Feminism and why it matters

by Nathan Baumgartner

Opinion Contributor

Feminism. Just the mention of the word can make some people uneasy. Other people latch on to its ideals without even knowing what they truly are. Case in point: earlier this week, per a video released by HuffPost Women, it was cited that relatively prominent female figures such as Shailene Woodley and Meryl Streep issued statements of different sorts in which they state that they are not feminists. In a remark gathered by MSNBC on 21 March 2015, Woodley states, “The reason why I don’t like to say that I am a feminist or I am not a feminist is because to me it’s still a label. I do not want to be defined by one thing. Why do we have to have that label to divide us? We should all be able to embrace one another regardless of our belief system and regardless of the labels that we have put upon ourselves.” Similarly, Meryl Streep makes the remark in an article written by Lily Karlin of The Huffington Post on 30 September 2015, “I am a humanist, I am for nice easy balance.”

Feminism is not more of a label than calling someone a “man,” or a “woman,” or something in between. Feminism is an ideology, a firm belief that, in the terms of Chimamanda Ngozi Adichie, can best be summarized as the following, a part of a TEDx talk delivered in 2012: “Feminist: a person who believes in the social, political, and economic equality of the sexes.” For those of you who have no idea who Ms. Adichie is, she’s the woman whose excerpt of this speech was part of Beyoncé’s song “Flawless,” written in 2013 and forming the core of one of her albums. Feminism, put in much simpler terms, is all about making sure that women and men – and all other genders in between (according to an 22 October 2015 article written by Gerard Honoré and Peter Klopfer with the Duke Chronicle, “there appears to be no inevitable concordance between many of the physical indicators and gender.”) – have the same privileges and capacities to succeed.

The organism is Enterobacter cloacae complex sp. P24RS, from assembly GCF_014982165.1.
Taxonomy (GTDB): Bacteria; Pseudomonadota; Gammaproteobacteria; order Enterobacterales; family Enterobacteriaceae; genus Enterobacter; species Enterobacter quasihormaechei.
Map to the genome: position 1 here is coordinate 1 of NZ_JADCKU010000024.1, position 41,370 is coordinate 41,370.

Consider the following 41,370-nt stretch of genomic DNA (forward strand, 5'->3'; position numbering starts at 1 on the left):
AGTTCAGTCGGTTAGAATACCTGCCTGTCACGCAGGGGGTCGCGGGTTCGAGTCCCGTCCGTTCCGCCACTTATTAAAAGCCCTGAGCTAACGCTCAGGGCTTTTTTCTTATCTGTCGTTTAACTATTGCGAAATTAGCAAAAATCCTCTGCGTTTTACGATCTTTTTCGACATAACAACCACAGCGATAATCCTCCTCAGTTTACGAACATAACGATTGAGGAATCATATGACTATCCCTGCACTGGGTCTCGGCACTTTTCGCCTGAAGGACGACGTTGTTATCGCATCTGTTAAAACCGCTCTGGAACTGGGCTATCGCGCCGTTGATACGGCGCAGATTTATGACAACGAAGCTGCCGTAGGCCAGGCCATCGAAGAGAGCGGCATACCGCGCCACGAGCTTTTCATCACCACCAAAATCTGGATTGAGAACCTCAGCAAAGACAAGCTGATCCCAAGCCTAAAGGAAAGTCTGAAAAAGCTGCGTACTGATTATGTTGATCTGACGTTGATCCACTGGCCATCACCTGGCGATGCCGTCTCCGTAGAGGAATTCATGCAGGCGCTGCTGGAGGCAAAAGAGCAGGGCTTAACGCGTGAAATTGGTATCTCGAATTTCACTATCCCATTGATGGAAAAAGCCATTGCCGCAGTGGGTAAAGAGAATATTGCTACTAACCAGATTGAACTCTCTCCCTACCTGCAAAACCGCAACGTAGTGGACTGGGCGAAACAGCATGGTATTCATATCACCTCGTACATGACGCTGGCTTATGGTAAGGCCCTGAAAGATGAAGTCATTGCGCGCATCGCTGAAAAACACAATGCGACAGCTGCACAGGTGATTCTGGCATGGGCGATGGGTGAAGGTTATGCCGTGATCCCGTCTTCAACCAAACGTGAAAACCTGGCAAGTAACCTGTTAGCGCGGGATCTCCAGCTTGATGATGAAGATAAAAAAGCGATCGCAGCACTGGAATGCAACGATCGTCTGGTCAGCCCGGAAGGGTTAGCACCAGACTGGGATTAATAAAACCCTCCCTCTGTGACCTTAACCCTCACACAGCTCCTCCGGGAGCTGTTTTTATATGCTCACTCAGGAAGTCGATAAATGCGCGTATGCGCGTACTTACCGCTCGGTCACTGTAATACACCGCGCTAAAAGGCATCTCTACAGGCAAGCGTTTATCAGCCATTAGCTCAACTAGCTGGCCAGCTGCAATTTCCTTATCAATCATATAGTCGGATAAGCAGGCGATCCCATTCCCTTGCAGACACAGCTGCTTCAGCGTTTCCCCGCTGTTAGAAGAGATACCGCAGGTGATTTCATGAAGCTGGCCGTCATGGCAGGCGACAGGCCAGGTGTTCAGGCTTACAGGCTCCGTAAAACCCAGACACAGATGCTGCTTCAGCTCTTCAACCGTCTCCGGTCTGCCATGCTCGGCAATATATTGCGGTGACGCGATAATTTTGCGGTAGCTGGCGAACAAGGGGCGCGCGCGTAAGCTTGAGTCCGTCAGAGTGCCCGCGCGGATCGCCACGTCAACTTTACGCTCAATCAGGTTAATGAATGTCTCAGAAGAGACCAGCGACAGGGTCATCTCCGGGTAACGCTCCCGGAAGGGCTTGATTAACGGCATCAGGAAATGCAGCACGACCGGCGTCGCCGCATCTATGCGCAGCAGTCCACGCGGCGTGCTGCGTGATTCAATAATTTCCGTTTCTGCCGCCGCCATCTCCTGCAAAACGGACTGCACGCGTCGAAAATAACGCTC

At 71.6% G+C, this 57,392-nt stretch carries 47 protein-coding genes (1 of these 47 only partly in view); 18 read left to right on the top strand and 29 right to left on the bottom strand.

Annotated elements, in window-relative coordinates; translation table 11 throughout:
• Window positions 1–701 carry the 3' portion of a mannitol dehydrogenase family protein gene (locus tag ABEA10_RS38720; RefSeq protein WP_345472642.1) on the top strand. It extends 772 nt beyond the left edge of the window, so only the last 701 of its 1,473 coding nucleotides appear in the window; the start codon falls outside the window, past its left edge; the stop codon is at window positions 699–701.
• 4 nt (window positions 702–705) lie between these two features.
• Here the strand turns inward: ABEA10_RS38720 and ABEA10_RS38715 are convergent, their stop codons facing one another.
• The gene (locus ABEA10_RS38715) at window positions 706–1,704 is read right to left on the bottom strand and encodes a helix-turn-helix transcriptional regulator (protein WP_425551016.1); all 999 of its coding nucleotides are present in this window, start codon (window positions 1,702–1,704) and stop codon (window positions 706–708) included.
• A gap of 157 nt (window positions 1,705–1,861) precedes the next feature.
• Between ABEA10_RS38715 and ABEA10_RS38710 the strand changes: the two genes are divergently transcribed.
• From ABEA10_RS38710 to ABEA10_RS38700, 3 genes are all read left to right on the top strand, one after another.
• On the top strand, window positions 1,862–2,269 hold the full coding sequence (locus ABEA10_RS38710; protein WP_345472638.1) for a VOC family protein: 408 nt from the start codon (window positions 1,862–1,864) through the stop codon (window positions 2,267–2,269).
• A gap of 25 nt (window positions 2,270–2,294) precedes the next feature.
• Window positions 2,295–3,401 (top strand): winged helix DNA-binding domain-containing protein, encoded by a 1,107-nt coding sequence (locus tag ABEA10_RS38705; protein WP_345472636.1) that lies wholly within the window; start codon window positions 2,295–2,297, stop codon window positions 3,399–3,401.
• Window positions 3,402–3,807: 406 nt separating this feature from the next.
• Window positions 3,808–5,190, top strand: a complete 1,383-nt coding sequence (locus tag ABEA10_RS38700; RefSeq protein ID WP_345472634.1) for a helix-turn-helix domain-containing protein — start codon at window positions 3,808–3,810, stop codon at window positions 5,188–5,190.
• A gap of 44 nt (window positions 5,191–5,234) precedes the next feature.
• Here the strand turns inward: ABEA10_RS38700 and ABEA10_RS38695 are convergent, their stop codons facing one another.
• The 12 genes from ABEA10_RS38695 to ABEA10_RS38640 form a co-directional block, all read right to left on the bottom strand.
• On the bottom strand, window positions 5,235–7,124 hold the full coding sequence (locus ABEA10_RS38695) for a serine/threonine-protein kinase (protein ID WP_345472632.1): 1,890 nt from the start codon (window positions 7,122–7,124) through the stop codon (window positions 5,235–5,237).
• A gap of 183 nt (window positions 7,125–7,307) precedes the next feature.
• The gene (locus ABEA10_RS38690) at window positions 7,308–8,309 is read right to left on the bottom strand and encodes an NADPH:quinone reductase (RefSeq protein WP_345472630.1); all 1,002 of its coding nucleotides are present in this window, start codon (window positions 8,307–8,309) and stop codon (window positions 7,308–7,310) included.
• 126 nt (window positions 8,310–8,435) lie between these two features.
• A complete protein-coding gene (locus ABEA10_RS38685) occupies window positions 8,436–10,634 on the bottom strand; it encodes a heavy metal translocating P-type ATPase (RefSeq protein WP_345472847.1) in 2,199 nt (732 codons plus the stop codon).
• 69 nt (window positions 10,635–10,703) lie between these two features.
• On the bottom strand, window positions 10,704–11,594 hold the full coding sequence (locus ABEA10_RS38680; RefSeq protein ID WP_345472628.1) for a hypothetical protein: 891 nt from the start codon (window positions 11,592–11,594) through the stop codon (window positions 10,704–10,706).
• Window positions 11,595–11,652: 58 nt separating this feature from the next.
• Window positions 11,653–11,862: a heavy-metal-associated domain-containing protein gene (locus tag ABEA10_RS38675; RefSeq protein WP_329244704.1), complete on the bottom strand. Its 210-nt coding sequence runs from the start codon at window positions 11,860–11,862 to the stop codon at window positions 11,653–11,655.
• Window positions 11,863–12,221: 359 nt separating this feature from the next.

Feminism largely seeks out to reform gender roles, which can become very confusing if an individual does not identify as being male-gendered or female-gendered. Objectively, the goals of feminism are to ensure that stereotypical female roles are ultimately reformed. Feminism has generally undergone a huge metamorphosis, from a belief focusing upon the critical examination of inequality amongst different sexes and genders, and has now sought out ways to address them. In other terms, feminism now has the data to support the notion that oppression upon the bases of sex and gender happens. Now it’s all about alleviating these issues.

In recent years, feminism has spread out to include – and consequently address – issues concerning reproductive rights, domestic violence, gay marriage, as well as other issues involving the role of women in the workplace. Feminism also has advantages to men. In making women and men on an equal playing field in the social, political, and economic realms, it seeks to also consequently reform stereotypical male roles. In the realm of gender and sexual equality, Planned Parenthood has begun to encapsulate a plethora of media pertaining to gender roles and stereotypes, remarking that “Clearly, society’s categories for what is masculine and feminine are unrealistic. They may not capture how we truly feel, how we behave, or how we define ourselves. All men have some so-called feminine traits, and all women have some so-called masculine traits. And we may show different traits at different times. Our cultures teach women and men to be the opposite of each other in many ways. The truth is that we are more alike than different.” Objectively, Planned Parenthood is more than just about providing relatively comprehensive measures regarding reproductive rights.